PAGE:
6. A Major Return on Investment from Dexter Fowler
It’s unbelievable what the end of a 108-year Chicago Cubs World Series drought can do to incite rage in Cardinal nation. With very vocal demands for a shakeup from the fan base this winter, the Cardinals declined Matt Holliday’s $17 million-dollar option for 2017, decided to move Randal Grichuk to left field, and began perusing a notably weak free agent class for a new outfielder.
After plenty of turmoil at the Winter Meetings, they came away with Dexter Fowler, who on the surface doesn’t look incredibly special; he’s a lifetime .268/.366/.422 hitter who averages 12 homers per 162 games, historically grades out poorly in defensive metrics, and turns 31 years old in March. But Fowler’s a reigning World Series champ who’s coming off his first All-Star selection, one of his best offensive seasons as a major-leaguer, and his best defensive season in a long while. As a player who gained quite a bit of star power over the past two postseasons with the Cubs, has a strong reputation for being a positive clubhouse presence, and can provide some extra value on the basepaths, Fowler had pretty much every skill that the Cardinals desired.
He didn’t come cheap, though; the Cardinals gave him a five-year, $82.5 million-dollar deal. That’s by no means a ridiculous price to pay for one of the better players on the free agent market these days, but when you think about it, it’s a hefty investment for a player that’s been considered average or just slightly above it for most of his major-league career.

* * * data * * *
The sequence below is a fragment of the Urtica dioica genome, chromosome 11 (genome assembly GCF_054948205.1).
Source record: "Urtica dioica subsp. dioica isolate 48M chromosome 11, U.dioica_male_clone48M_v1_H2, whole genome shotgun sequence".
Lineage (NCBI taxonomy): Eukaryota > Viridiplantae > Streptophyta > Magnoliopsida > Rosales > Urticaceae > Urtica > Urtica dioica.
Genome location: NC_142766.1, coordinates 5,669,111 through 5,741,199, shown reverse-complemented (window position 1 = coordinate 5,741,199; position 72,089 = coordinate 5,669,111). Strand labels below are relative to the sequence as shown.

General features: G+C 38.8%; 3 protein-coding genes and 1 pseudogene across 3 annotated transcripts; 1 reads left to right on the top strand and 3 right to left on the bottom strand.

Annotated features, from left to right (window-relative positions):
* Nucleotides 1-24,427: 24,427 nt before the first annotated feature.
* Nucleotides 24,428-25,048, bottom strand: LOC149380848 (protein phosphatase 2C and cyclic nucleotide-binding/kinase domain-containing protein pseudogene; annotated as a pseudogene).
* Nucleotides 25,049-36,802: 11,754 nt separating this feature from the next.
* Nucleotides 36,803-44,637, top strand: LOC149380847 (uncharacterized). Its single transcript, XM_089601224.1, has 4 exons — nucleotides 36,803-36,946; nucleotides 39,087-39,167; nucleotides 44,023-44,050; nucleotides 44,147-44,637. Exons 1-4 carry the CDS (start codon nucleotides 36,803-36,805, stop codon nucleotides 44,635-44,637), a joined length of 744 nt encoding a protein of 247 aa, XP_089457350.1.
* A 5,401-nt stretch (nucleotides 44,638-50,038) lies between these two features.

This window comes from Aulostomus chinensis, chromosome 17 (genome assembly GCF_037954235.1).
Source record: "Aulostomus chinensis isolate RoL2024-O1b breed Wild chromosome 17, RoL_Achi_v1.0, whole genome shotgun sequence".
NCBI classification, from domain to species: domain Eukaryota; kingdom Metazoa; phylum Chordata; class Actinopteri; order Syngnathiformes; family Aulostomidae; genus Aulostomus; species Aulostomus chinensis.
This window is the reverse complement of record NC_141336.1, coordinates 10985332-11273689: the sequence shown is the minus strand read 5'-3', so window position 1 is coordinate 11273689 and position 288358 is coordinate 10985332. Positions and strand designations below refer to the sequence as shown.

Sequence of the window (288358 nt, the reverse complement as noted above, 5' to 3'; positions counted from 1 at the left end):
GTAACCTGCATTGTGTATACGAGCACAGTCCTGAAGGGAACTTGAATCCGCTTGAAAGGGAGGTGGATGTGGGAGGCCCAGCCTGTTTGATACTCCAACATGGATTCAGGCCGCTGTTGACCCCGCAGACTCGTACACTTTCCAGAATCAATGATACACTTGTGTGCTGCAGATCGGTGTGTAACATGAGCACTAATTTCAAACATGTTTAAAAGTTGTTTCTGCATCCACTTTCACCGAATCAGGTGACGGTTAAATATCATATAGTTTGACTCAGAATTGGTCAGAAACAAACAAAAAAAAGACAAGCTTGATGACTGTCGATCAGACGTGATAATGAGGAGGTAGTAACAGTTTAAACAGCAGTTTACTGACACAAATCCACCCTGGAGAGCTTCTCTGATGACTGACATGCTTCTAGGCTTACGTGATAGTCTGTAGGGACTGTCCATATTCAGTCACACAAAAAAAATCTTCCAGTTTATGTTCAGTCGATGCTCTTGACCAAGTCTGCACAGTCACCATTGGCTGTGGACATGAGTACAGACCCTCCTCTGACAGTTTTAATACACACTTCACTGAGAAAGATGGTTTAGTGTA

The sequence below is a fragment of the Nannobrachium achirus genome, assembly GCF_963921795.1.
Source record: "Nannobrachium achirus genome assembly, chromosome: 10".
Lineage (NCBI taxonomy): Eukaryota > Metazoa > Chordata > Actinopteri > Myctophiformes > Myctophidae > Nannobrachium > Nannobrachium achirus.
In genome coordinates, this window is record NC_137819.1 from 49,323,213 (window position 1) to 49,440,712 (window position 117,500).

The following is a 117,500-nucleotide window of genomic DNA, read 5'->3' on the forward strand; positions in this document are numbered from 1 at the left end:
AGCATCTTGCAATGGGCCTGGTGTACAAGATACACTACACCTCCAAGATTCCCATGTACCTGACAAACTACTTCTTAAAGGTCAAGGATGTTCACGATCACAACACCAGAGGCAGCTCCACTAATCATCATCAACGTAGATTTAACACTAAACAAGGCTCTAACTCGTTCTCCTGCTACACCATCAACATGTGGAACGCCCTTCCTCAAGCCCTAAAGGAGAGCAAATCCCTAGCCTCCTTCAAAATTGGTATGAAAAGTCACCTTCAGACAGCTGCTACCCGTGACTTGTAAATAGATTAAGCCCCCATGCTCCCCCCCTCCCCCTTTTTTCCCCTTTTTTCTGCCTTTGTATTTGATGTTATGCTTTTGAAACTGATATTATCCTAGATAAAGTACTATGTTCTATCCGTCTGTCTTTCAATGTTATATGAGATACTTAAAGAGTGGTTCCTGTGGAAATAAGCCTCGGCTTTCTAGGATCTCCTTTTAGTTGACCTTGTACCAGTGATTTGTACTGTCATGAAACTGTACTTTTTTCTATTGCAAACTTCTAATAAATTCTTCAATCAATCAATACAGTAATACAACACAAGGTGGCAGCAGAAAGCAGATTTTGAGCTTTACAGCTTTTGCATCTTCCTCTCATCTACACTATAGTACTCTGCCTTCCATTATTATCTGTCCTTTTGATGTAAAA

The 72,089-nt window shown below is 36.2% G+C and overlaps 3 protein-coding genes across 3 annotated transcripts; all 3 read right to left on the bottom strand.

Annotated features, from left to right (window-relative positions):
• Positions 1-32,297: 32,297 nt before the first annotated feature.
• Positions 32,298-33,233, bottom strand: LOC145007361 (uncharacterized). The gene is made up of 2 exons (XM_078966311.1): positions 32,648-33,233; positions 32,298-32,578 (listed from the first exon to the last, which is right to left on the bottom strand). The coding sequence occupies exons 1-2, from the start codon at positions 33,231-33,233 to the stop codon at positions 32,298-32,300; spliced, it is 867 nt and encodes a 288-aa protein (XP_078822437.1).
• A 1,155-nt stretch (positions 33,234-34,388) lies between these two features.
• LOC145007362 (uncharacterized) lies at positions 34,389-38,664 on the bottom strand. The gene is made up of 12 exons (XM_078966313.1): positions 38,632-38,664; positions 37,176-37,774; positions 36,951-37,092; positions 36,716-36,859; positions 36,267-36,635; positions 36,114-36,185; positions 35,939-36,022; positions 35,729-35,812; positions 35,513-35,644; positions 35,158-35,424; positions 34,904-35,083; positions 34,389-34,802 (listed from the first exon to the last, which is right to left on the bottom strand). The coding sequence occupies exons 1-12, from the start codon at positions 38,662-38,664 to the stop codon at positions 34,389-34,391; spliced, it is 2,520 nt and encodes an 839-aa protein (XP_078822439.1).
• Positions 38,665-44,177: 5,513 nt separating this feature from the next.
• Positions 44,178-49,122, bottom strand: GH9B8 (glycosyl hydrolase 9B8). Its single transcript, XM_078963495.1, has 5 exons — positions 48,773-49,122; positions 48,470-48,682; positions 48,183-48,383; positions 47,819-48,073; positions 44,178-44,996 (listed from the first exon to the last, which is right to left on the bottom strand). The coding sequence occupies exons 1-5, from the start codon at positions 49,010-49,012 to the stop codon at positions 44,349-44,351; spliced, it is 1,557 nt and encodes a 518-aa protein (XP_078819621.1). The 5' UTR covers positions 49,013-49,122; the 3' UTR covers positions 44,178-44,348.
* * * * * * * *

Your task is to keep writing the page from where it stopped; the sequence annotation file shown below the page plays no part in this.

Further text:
Thus, the Cardinals have to hope and pray that he delivers on the contract during 2017 and helps propel them to a Wild Card berth, if not a division title. He doesn’t have a tremendous track record to prove that he’s going to keep getting on base at a near-.400 clip, playing elite defense in center field, and stealing double-digit bases as he moves to a new team and continues to age. If Fowler can prove that the player he was during 2016 is the same player he’s going to be in the future, he’ll become an indispensable asset for the Cardinals.
On the other hand, if he reverts back to being the inconsistent hitter and fielder that he was during his days with the Colorado Rockies, it will look like a poor investment for the Cardinals that’s only going to get worse as he ages. With that in mind, it would be in the best interest of both the team and Fowler for him to get off to a dominant start in 2017.